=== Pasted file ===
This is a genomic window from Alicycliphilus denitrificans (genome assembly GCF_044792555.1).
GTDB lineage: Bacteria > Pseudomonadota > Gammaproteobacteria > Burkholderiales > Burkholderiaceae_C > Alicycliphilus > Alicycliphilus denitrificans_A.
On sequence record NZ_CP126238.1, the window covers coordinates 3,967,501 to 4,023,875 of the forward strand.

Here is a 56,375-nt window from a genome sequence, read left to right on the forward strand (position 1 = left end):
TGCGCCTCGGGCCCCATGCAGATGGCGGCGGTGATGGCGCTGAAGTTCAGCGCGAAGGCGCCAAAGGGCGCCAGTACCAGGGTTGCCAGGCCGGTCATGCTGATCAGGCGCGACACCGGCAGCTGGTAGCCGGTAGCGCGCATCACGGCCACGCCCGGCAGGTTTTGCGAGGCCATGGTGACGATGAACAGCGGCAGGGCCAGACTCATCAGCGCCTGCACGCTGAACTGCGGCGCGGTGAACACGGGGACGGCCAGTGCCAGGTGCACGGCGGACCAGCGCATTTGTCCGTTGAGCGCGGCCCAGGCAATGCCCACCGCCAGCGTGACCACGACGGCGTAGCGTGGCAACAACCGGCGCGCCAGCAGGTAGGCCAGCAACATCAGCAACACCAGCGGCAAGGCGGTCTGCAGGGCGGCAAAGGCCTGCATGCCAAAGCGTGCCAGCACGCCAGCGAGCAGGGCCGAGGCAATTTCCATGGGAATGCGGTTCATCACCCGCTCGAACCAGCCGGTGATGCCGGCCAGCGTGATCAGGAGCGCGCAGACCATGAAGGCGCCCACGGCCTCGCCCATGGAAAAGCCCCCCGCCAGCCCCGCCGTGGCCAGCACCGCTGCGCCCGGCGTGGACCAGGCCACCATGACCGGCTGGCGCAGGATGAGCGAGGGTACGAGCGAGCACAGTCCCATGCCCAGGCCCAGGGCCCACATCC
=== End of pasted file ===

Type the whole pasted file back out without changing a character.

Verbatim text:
This is a genomic window from Alicycliphilus denitrificans (genome assembly GCF_044792555.1).
GTDB lineage: Bacteria > Pseudomonadota > Gammaproteobacteria > Burkholderiales > Burkholderiaceae_C > Alicycliphilus > Alicycliphilus denitrificans_A.
On sequence record NZ_CP126238.1, the window covers coordinates 3,967,501 to 4,023,875 of the forward strand.

Here is a 56,375-nt window from a genome sequence, read left to right on the forward strand (position 1 = left end):
TGCGCCTCGGGCCCCATGCAGATGGCGGCGGTGATGGCGCTGAAGTTCAGCGCGAAGGCGCCAAAGGGCGCCAGTACCAGGGTTGCCAGGCCGGTCATGCTGATCAGGCGCGACACCGGCAGCTGGTAGCCGGTAGCGCGCATCACGGCCACGCCCGGCAGGTTTTGCGAGGCCATGGTGACGATGAACAGCGGCAGGGCCAGACTCATCAGCGCCTGCACGCTGAACTGCGGCGCGGTGAACACGGGGACGGCCAGTGCCAGGTGCACGGCGGACCAGCGCATTTGTCCGTTGAGCGCGGCCCAGGCAATGCCCACCGCCAGCGTGACCACGACGGCGTAGCGTGGCAACAACCGGCGCGCCAGCAGGTAGGCCAGCAACATCAGCAACACCAGCGGCAAGGCGGTCTGCAGGGCGGCAAAGGCCTGCATGCCAAAGCGTGCCAGCACGCCAGCGAGCAGGGCCGAGGCAATTTCCATGGGAATGCGGTTCATCACCCGCTCGAACCAGCCGGTGATGCCGGCCAGCGTGATCAGGAGCGCGCAGACCATGAAGGCGCCCACGGCCTCGCCCATGGAAAAGCCCCCCGCCAGCCCCGCCGTGGCCAGCACCGCTGCGCCCGGCGTGGACCAGGCCACCATGACCGGCTGGCGCAGGATGAGCGAGGGTACGAGCGAGCACAGTCCCATGCCCAGGCCCAGGGCCCACATCC